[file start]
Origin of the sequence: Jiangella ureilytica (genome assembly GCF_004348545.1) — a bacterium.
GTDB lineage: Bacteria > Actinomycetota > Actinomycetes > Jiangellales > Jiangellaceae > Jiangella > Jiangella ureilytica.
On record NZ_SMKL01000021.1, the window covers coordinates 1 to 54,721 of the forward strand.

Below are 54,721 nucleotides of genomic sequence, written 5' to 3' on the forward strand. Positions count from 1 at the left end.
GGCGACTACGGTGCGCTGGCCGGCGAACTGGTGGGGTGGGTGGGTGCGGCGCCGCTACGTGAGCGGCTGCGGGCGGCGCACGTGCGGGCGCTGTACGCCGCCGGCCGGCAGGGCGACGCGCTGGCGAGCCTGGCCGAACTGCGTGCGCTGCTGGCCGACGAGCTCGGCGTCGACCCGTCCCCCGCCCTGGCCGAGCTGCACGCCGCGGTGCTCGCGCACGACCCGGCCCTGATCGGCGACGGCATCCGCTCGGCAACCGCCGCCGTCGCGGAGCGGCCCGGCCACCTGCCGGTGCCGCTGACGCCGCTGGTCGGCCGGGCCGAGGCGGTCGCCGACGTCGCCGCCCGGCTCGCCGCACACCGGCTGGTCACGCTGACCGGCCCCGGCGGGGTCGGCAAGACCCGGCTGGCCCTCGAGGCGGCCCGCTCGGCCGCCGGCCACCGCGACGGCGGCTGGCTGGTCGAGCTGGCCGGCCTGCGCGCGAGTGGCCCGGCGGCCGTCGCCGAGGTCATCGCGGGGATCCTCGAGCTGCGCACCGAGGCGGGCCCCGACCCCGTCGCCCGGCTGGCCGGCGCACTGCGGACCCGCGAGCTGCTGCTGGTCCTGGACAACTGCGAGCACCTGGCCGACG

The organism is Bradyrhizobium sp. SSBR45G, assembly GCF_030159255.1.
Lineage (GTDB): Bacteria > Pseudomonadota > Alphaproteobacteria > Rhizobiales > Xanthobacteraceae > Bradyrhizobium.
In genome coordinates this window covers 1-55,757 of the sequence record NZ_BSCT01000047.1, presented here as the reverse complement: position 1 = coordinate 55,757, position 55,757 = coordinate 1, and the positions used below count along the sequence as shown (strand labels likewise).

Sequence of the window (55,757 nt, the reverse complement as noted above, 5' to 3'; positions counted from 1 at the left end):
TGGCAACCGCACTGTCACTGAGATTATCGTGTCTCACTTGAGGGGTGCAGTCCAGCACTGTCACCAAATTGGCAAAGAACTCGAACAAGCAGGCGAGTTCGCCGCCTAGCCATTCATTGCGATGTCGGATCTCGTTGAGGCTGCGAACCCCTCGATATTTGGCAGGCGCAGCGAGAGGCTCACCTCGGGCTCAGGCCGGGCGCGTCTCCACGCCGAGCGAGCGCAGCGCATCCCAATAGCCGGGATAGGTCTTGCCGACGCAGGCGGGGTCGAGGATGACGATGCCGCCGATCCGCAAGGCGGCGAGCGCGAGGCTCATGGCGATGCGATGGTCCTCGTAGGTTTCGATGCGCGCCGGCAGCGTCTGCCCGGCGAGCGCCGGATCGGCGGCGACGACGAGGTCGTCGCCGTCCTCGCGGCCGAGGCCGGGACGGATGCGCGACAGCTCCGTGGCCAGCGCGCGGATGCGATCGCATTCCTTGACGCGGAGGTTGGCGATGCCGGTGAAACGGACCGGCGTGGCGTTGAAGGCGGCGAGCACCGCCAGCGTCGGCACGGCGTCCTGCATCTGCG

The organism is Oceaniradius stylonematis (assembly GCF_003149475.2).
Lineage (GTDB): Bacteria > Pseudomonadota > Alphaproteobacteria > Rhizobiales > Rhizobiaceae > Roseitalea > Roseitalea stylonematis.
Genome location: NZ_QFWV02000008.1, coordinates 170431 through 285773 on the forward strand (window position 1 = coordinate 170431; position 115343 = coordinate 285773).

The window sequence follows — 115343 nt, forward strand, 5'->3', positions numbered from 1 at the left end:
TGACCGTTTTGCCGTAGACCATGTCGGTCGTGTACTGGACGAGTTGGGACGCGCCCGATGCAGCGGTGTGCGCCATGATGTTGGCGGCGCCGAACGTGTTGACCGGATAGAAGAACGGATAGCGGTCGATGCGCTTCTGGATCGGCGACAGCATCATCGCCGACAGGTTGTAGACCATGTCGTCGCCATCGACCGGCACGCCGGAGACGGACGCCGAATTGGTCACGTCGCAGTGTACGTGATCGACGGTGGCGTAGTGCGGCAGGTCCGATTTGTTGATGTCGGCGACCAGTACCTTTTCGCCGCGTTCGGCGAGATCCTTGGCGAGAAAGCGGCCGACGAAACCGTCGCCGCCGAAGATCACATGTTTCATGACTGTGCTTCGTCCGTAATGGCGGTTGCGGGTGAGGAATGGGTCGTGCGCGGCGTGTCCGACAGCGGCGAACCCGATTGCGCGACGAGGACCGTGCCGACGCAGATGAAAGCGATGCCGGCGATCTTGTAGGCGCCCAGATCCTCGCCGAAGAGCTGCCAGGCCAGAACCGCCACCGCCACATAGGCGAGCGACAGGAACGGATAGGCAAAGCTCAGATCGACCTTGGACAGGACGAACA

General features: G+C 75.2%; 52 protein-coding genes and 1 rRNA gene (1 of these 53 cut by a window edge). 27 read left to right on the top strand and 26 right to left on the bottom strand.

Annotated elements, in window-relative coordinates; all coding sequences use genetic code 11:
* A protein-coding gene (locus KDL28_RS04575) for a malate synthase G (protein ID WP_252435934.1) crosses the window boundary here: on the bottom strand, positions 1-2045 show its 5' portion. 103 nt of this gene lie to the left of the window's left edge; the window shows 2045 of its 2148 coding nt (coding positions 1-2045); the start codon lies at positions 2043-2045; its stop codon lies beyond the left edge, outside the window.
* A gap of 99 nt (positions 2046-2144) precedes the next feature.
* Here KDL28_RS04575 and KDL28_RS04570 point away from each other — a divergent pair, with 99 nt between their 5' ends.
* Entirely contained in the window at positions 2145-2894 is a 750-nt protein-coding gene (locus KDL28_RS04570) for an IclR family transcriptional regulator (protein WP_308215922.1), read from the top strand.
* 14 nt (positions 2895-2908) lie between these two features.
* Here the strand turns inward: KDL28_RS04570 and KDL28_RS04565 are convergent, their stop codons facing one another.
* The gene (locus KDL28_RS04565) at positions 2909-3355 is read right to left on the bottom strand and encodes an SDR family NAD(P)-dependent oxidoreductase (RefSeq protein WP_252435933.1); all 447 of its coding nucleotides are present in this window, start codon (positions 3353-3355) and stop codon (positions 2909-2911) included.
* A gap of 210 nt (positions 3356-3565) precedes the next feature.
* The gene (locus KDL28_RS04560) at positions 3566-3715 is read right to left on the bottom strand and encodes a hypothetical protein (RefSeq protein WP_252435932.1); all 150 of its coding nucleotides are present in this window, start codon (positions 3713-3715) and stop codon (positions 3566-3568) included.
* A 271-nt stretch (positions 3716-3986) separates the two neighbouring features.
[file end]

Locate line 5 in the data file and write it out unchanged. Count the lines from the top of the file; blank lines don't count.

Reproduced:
GGCGACTACGGTGCGCTGGCCGGCGAACTGGTGGGGTGGGTGGGTGCGGCGCCGCTACGTGAGCGGCTGCGGGCGGCGCACGTGCGGGCGCTGTACGCCGCCGGCCGGCAGGGCGACGCGCTGGCGAGCCTGGCCGAACTGCGTGCGCTGCTGGCCGACGAGCTCGGCGTCGACCCGTCCCCCGCCCTGGCCGAGCTGCACGCCGCGGTGCTCGCGCACGACCCGGCCCTGATCGGCGACGGCATCCGCTCGGCAACCGCCGCCGTCGCGGAGCGGCCCGGCCACCTGCCGGTGCCGCTGACGCCGCTGGTCGGCCGGGCCGAGGCGGTCGCCGACGTCGCCGCCCGGCTCGCCGCACACCGGCTGGTCACGCTGACCGGCCCCGGCGGGGTCGGCAAGACCCGGCTGGCCCTCGAGGCGGCCCGCTCGGCCGCCGGCCACCGCGACGGCGGCTGGCTGGTCGAGCTGGCCGGCCTGCGCGCGAGTGGCCCGGCGGCCGTCGCCGAGGTCATCGCGGGGATCCTCGAGCTGCGCACCGAGGCGGGCCCCGACCCCGTCGCCCGGCTGGCCGGCGCACTGCGGACCCGCGAGCTGCTGCTGGTCCTGGACAACTGCGAGCACCTGGCCGACG